Inevitably, the issue of upstream contributions to GNOME touches on Ubuntu and Canonical's decision to develop Unity, an alternative shell for GNOME, as an in-house project. Bacon suggests that "people like to paint a fight between GNOME and Canonical but it really isn't that way. Both Canonical and GNOME made a series of good decisions and bad decisions. People paint these organisations and groups as if they never change or evolve."
He says that, unlike companies like Oracle or Sun who made large contributions to the development of GNOME and "had a lot of money to throw at the wall and see if it sticks", Canonical has limited resources. "Canonical is a startup. We have a budget and we work within that budget. Canonical needs to invest carefully. Big companies like Oracle or Sun, or even Red Hat, have the ability to invest in projects that don't necessarily bring value to their products. We don't have the resources to do that. Wherever we invest money it really has to have a direct benefit for Ubuntu, and the simple reality is that a lot of the areas where we have needed to see growth in Ubuntu were outside of GNOME, or weren't in line with the values of GNOME. A small number of people attacked Canonical about writing upstream code, but you don't get a company to invest in your project if you throw barbs at them, although that isn't why Canonical didn't invest in GNOME. The simple reason was that we had to spread the funding around. Everybody's screaming out for resources and we can't just say 'OK. We'll fix those bugs' unless they're fundamental to our project."
"There is a natural tension between upstreams and Linux distributors," he suggests, "and sometimes I wish everybody would take a step back. It amazes me how people take extreme positions because in the end it's a shared ecosystem. Upstreams are nothing without the distributions, and the distributions are nothing wthout the software. Upstreams need to respect the fact that distros have a value, and likewise distros need to respect the fact that upstreams have a way of doing things that doesn't fit their agenda."
Unity is a direct replacement for the GNOME shell, and has encountered a similar resistance among users, although Bacon sees Unity as a unique expression of Ubuntu's ambition and scope. "Arguably Unity got a signifcant number of projects interested in design. GNOME has an interesting focus around design and I think Canonical helped with that. We ran an app competition recently and a lot of design consideration went into the apps. It gets people interested in a different way of thinking. When I was writing software you didn't really care about UI as long as you got it working, but if you hang around designers for a length of time you start to learn the sheer level of focus and energy that goes into that side of your brain. To me Unity was a painful but necessary step forward, because if we didn't develop Unity, Ubuntu would just be the popular choice for Linux users. Some people are happy with that, but I'm not. I want Ubuntu to be the choice for everybody."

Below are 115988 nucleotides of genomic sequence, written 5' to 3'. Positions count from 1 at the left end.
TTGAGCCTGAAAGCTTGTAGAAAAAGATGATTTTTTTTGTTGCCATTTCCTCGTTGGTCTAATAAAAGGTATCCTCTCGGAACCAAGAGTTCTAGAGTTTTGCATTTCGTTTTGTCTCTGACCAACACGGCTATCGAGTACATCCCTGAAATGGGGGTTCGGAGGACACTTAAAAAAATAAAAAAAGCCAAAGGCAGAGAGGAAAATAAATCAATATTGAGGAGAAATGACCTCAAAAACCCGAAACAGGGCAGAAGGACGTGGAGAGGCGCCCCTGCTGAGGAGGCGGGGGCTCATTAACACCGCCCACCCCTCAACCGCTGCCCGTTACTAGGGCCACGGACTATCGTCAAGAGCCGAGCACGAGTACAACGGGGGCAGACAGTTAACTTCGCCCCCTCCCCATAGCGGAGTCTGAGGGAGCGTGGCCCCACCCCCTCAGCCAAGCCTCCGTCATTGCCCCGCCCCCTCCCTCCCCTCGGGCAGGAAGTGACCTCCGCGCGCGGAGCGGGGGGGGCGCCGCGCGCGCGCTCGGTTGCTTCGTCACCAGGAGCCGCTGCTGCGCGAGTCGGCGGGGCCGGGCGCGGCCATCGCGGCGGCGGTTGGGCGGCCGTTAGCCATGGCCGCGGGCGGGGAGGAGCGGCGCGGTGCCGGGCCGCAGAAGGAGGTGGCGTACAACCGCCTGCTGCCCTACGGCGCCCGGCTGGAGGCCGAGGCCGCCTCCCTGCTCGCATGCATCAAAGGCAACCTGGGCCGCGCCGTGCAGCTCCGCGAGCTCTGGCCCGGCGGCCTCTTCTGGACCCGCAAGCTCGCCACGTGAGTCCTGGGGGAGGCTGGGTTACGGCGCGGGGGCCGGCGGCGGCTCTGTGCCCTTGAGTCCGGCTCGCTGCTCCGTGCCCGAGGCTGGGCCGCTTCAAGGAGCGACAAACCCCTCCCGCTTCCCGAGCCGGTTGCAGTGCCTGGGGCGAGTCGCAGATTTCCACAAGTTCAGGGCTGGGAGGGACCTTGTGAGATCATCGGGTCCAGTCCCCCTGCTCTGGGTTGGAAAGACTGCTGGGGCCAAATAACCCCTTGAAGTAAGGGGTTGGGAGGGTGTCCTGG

Nevertheless, Canonical's decision to divert energy and resources into implementing an alternative to the GNOME shell has not helped the cause of GNOME, as Jeff Waugh said at the time: "Unity as default shell == brand before community, differentiation before collaboration." Free software projects have relied on timely feedback and collaboration from their users, and Unity represents a fragmentation of effort that could have been poured into GNOME and influenced GNOME development.
The common ground
Inevitably, not all GNOME developers share either Otte's scepticism or Bacon's relative optimism about the future direction of GNOME. Otte has provided a service in expressing some of the shortfalls and problems in the GNOME community and he refused to attend GUADEC, which he saw as a "self-congratulating echo chamber." But others, such as Andre Klapper, have expressed the conflicting view that things aren't as bad as they might appear, and notes that "GNOME received about 41,000 changes (only counting the master branches in the GNOME Git repository, work can also happen in other branches plus some teams also use external infrastructure) by approximately 1,275 people for version 3.4, and about 38,500 changes by approximately 1,270 people for 3.2," which suggests a healthy flow of contributors and code to the project.
Undeniably, GNOME has suffered communication problems with its user communities, as is reflected in one comment on Andre Klapper's blog. "Amazing that you can say 'our community was perceived as very welcoming.' As a former contributor I'd say GNOME is one of the worst projects in terms of friendliness, transparency and overall atmosphere that I have came in contact with."
GNOME developers have become aware of the marketing and community issues and the need for transparency indicated by Otte's comments, and the mixed, and sometimes hostile, response to the GNOME shell, and some have signalled a will to put things right. The most positive announcement to come out of GUADEC is the intention of the GNOME community to release a touch-compatible GNOME OS based on the GNOME shell by 2014, which will not only be a proving ground for future GNOME developments, but may act as an enticement for companies to get involved.
In the coming months, the challenge for GNOME is to find some common ground with its users, and to reaffirm its standing as the free software desktop of choice for Linux users, by reflecting some of the priorities and desires of those users.
Do you believe that GNOME can ever be the defacto favourite desktop of Linux again? Have your say in the forum.
For other feature articles by Richard Hillesley, please see the archive.